Muir of Ord railway station

Coordinates: 57°31′03″N 4°27′37″W / 57.5175°N 4.4602°W / 57.5175; -4.4602
From Wikipedia, the free encyclopedia

Muir of Ord

Scottish Gaelic: Am Blàr Dubh[1]
National Rail
The view south from the station in 2015
General information
LocationMuir of Ord, Highland
Coordinates57°31′03″N 4°27′37″W / 57.5175°N 4.4602°W / 57.5175; -4.4602
Grid referenceNH527501
Managed byScotRail
Other information
Station codeMOO[2]
Original companyInverness and Ross-shire Railway
Pre-groupingHighland Railway
Key dates
11 June 1862Opened[3]
13 June 1960Closed
4 October 1976Reopened
2018/19Increase 67,554
2019/20Increase 70,850
2020/21Decrease 13,556
2021/22Increase 41,230
2022/23Increase 47,688
Passenger statistics from the Office of Rail and Road

Muir of Ord railway station is a railway station on the Kyle of Lochalsh Line and the Far North Line, serving the village of Muir of Ord in the Highland council area of Scotland. The station is 13 mileschains (13.05 mi; 21.0 km) from Inverness, between Beauly and Conon Bridge, and is the location of the sole remaining passing loop on the single line between Dingwall and Inverness.[4]


The Lochalsh Highlander, seen at Muir of Ord in 2013

Muir of Ord railway station was once the junction of a branch railway to Fortrose. The station building and platform canopy were erected in 1894,[5] 32 years after the station itself opened.[6] Passenger services on the branch ceased on 1 October 1951, but the branch remained open for freight until 13 June 1960. Muir of Ord station was closed on 13 June 1960 but reopened in 1976, on 4 October.[6]

After the railway bridge across the River Ness washed away in February 1989, isolating the entire network north of Inverness, Muir of Ord was chosen as the location for a temporary depot, from which the stranded rolling stock could operate the service to the highland communities which depended on the line.[7]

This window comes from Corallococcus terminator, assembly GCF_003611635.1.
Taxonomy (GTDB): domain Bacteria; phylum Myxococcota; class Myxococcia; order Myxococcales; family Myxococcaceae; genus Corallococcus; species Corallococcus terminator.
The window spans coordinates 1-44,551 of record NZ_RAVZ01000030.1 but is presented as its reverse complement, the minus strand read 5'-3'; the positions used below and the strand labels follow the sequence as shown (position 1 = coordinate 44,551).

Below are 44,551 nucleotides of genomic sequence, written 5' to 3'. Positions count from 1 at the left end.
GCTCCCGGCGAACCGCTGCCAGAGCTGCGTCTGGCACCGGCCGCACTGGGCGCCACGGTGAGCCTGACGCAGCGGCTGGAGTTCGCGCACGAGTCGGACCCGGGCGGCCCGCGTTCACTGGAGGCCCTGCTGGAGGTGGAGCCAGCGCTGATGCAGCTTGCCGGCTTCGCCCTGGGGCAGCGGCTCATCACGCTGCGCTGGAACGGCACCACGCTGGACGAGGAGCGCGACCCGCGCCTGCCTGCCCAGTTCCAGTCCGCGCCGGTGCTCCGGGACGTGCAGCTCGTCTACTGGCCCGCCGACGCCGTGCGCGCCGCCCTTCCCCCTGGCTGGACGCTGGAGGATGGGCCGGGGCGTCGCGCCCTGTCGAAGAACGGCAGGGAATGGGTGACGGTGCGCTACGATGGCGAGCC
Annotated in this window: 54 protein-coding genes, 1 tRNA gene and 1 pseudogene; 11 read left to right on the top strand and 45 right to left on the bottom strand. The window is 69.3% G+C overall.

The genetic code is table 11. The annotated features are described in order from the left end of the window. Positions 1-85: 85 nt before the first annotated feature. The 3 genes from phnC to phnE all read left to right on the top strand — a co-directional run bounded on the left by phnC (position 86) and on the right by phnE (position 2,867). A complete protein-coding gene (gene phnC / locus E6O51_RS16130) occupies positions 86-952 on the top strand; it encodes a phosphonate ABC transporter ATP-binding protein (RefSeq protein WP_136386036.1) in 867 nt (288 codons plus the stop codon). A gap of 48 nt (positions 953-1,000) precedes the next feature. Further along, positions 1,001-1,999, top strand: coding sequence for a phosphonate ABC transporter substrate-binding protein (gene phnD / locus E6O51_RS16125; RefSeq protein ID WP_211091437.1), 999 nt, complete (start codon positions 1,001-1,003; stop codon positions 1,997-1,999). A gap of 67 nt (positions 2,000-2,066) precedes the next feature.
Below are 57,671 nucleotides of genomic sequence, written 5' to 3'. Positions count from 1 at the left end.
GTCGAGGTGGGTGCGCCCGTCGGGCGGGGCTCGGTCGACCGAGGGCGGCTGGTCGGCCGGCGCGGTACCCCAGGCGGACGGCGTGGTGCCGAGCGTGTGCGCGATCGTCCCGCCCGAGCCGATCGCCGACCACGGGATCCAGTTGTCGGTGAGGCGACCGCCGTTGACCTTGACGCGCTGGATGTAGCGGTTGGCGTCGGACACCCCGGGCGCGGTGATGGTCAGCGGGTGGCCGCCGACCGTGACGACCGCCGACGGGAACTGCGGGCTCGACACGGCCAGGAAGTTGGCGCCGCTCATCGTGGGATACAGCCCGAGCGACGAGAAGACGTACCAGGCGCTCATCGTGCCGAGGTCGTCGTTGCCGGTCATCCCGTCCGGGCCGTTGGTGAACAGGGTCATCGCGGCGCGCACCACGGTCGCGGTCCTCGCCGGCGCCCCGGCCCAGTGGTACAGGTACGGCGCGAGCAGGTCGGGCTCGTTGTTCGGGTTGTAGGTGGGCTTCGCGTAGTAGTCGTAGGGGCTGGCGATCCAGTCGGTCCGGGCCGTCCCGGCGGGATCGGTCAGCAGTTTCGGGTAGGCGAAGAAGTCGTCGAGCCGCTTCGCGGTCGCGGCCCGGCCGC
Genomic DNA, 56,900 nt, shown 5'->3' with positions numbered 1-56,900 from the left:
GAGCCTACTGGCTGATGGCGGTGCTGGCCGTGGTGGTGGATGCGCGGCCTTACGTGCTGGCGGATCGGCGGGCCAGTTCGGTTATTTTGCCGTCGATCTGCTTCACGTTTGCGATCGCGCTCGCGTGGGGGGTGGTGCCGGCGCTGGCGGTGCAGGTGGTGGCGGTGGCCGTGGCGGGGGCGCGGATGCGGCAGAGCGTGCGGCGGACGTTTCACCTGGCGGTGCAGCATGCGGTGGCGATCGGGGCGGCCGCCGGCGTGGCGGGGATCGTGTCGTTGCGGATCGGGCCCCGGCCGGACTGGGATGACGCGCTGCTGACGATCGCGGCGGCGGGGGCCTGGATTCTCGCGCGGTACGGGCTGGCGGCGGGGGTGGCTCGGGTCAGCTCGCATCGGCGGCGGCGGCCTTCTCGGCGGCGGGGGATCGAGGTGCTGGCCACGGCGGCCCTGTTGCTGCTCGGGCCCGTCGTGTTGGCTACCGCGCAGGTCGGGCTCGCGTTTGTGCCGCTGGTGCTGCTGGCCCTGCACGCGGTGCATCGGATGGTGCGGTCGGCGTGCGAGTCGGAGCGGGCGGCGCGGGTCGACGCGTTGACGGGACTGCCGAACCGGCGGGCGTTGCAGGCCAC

In November 2015, work commenced on a new A862 road bridge at the northern end of the station.[8]


Both platforms have modern waiting shelters and benches, with step-free access. There is a car park and bike racks adjacent to platform 1, along with a help point near to the entrance from the car park.[9] As there are no facilities to purchase tickets, passengers must buy one in advance, or from the guard on the train.

Platform layout[edit]

The station has a passing loop 32 chains (700 yd; 640 m) long, flanked by two platforms which can each accommodate a ten-coach train.[10]

Passenger volume[edit]

Passenger Volume at Muir of Ord[11]
2002–03 2004–05 2005–06 2006–07 2007–08 2008–09 2009–10 2010–11 2011–12 2012–13 2013–14 2014–15 2015–16 2016–17 2017–18 2018–19 2019–20 2020–21 2021–22 2022–23
Entries and exits 22,055 24,365 24,783 32,573 39,200 51,104 57,396 62,428 74,462 74,064 72,832 66,576 66,480 64,480 64,820 67,554 70,850 13,556 41,230 47,688

The statistics cover twelve month periods that start in April.


A First ScotRail service approaching Muir of Ord with a service bound for Inverness

As of the December 2021 timetable, on weekdays and Saturdays, the station sees 12 trains northbound (4 to Wick via Thurso, 4 to Kyle of Lochalsh, 1 to Dingwall, 1 to Invergordon, 1 to Ardgay and 1 to Tain), and 14 trains southbound to Inverness. On Sundays, the station sees 6 trains northbound (1 to Wick, 1 to Kyle of Lochalsh, 1 to Invergordon and 3 to Tain), and 6 trains southbound.[12]

Preceding station National Rail National Rail Following station
Beauly or
Far North Line
Kyle of Lochalsh Line
  Conon Bridge
or Dingwall
  Historical railways  
Beauly   Highland Railway
Inverness and Ross-shire Railway
Terminus   Highland Railway
Fortrose Branch


  1. ^ Brailsford 2017, Gaelic/English Station Index.
  2. ^ Deaves, Phil. "Railway Codes". Retrieved 27 September 2022.
  3. ^ Butt (1995)
  4. ^ Bridge, Mike, ed. (2017). TRACKatlas of Mainland Britain: A Comprehensive Geographic Atlas Showing the Rail Network of Great Britain (3rd ed.). Sheffield: Platform 5 Publishing Ltd. p. 99. ISBN 978-1909431-26-3.
  5. ^ The Buildings of Scotland, Highland and Islands. John Gifford. Yale University Press. 1992. ISBN 0-300-09625-9
  6. ^ a b Quick 2022, p. 327.
  7. ^ Caton, Peter (2018). Remote Stations. Leicestershire: Matador. p. 242. ISBN 978-1-78901-408-2.
  8. ^ Rooney, Richard (14 October 2015). "Work to start next month on vital Highland bridge replacement". Press and Journal. Retrieved 17 September 2022.
  9. ^ "National Rail Enquiries -". Retrieved 8 April 2022.
  10. ^ Brailsford 2017, map 18C.
  11. ^ "Estimates of station usage | ORR Data Portal". Retrieved 26 December 2023.
  12. ^ eNRT December 2021 Edition, Table 219


External links[edit]